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Need Advice Much Appreciated

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I moved the thread since I am a non-trad applicant :o


Hey guys, I'm VERY conflicted


I am hoping to apply for med next year and my focus is on two things right now:

a) getting high marks (I'm doing second degree so its very important for me)

B) EC/volunteers and get LOR's


This year a prof is willing to sponsor me for a scholarship if I work on a project with him until April min. 8-10 hours a week.


Although, it seems like an awesome opportunity, I am not sure if I should go with it because


a) I need to do well on all my courses (I'm taking 5 full credits)-> less time (I know its only 8 hrs/week but it still shortens my study time I guess)


B) I won't have time for other things ie. clubs, volunteer at hospital, volunteer at lab etc. which could get me at least 2 references, while if I work with the prof I'll prob only get 1. In fact, I heard the prof is a bit egotistical (I kind of found him a bit 'in your face') and I'm not sure how high his expectation is be of me and how good he'll writ me an LOR


What would you guys do if you were in my position?

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Honestly, 8-10 hours a week isn't that bad. With full time studies, I'm also working 17 hours a week. I'm not sure how that will end up, but so far, I'm coping (I manage another 10.5 hours a week at the gym too now that I think about it). In ADDITION to this, I plan on trying to volunteer at a hospital or something, because my weekends are fairly free.


So that having been said, from my perspective it's hard to see why you can't commit 8-10 hours a week to research. UNLESS you're taking 5 credits in a single semester, there should be no problem working around school work. You just have to obscenely micro manage your time. By the way, I have little to no social life, which is mostly why I'm able to do all these things. My social life now stems from work and school, nothing outside that. That, however, is a sacrifice that is a personal choice and not one that is mandatory.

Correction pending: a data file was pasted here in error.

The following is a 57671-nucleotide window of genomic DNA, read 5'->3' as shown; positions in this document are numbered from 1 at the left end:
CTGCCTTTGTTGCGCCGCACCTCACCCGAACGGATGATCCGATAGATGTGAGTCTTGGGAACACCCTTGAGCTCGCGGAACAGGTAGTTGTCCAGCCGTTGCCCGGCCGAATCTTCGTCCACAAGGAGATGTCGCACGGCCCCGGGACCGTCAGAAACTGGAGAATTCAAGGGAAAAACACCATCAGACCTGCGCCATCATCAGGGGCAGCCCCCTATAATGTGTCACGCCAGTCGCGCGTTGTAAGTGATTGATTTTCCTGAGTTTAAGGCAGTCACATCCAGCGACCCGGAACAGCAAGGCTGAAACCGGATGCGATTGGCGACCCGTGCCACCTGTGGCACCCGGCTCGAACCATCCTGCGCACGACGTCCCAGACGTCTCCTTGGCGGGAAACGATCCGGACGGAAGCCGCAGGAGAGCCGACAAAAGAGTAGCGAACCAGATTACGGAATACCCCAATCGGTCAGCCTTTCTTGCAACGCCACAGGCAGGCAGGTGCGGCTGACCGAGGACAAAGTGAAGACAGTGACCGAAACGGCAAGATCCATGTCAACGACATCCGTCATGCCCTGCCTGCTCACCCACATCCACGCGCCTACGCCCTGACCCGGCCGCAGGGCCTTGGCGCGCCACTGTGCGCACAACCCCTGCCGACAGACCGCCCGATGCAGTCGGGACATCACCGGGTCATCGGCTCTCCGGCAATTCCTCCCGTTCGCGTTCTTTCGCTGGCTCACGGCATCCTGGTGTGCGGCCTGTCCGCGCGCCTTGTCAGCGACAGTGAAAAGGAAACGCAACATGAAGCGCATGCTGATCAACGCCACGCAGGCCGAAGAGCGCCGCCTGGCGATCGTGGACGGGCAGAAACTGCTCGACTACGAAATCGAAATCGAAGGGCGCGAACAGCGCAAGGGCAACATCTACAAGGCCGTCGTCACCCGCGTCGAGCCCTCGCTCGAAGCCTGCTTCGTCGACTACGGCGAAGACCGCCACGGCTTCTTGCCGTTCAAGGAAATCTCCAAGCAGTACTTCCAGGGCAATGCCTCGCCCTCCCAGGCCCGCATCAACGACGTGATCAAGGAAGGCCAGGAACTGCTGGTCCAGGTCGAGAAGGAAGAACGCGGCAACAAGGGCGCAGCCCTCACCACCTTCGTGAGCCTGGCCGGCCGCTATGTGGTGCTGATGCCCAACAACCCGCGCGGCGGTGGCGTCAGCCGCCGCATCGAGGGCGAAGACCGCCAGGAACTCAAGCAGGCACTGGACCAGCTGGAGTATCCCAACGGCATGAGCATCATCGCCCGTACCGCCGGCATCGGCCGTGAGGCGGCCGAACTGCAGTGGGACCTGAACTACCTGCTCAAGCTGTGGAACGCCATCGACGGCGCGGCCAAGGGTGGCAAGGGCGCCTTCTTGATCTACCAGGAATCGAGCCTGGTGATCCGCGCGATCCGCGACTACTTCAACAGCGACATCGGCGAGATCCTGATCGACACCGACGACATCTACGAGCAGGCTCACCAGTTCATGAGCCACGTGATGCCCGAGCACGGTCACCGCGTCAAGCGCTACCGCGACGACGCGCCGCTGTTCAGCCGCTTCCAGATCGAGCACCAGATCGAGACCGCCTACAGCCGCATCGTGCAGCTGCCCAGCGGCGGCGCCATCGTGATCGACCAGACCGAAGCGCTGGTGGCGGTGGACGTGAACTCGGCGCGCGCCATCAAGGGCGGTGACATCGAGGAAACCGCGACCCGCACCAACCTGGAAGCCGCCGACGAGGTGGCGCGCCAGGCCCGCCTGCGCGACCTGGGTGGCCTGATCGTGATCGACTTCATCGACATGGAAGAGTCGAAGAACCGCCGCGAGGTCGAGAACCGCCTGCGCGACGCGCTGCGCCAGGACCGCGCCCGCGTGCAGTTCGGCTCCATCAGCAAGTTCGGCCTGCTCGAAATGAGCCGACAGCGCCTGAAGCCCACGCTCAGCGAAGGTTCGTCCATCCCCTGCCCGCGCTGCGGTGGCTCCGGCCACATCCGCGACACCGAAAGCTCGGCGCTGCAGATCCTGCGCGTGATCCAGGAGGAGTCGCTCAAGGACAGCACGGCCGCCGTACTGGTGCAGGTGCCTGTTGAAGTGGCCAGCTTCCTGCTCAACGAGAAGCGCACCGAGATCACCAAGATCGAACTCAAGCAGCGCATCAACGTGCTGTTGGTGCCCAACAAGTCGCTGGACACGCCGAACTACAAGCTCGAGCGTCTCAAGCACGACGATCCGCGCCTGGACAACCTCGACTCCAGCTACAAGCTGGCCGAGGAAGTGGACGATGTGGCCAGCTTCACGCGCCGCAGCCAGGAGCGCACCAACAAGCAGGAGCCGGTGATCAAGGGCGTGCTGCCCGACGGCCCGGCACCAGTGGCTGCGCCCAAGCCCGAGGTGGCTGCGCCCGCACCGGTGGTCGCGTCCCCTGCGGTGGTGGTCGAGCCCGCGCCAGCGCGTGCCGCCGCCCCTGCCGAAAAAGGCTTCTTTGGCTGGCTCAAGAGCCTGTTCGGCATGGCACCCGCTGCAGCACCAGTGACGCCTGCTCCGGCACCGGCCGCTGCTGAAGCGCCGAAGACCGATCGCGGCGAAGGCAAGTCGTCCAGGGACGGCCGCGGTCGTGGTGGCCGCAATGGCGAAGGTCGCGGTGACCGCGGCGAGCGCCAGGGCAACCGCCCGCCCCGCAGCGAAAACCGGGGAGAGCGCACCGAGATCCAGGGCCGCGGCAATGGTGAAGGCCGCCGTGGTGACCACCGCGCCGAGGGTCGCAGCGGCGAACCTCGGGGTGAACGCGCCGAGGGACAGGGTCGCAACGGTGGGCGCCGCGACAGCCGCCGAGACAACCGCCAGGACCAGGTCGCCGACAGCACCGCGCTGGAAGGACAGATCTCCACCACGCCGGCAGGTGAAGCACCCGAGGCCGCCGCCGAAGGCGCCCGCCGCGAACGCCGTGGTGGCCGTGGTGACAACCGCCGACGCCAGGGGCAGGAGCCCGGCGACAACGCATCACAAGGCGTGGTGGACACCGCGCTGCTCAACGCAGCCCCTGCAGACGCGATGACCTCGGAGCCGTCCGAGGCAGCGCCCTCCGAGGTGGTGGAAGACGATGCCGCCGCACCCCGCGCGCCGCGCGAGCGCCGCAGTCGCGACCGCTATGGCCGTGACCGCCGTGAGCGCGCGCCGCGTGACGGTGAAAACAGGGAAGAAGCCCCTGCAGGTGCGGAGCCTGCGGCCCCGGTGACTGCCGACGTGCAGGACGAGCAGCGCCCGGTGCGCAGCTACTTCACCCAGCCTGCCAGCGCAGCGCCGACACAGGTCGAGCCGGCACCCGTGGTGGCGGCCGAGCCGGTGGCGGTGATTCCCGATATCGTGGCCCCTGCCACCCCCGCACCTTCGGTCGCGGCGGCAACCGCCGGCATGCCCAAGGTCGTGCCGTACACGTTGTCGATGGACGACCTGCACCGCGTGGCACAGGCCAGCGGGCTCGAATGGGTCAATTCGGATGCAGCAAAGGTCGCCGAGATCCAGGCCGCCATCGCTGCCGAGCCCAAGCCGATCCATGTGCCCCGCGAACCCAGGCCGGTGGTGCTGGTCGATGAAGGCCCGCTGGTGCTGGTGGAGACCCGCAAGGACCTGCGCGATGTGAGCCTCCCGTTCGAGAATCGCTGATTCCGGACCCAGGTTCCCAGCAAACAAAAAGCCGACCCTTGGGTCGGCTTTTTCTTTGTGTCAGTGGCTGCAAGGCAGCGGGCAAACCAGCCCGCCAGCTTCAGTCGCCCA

As far as the prof is concerned, if he's known to give poor reference letters,don't stay. I know it seems kind of terrible to say, but honestly, you want a fairly stellar LOR, and if some other avenue can give you that, pursue that instead. However, if you don't have any other leads for a LOR, stick with the prof, work hard, impress him as much as you can, and just hope for the best. Beggars can't be choosers after all.


That's about all I can say given the info you've given me.

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well... I guess you should value your experience in deciding this, because everyone is little bit different right? while for some people it might be manageable, others might need those extra 8 hours to do extremely well.


don't bite too much to the point where you can't chew, you know. I speak from the experience because I expanded my energy all over the places in 2nd year after not being involved with major activities in first year and my marks suffered. I got burned.... alive hahaha I learned my lesson for sure but I don't think getting a blemish on my cGPA, losing distinct whatever and renewable scholarship wasn't worth my adventures (although I gained lot of experience, it jeopardized my chance with med school big time).


You should choose wisely.


Hope it helps with you decision and good luck.

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In first year I did nothing but school (5 courses per semester). My GPA was 3.55.


In fourth year I did school (still 5 courses per semester, all science courses), 20 hours a week of research, 20 hours a week of volunteering and 10 hours a week of extracurricular. My GPA was 4.0.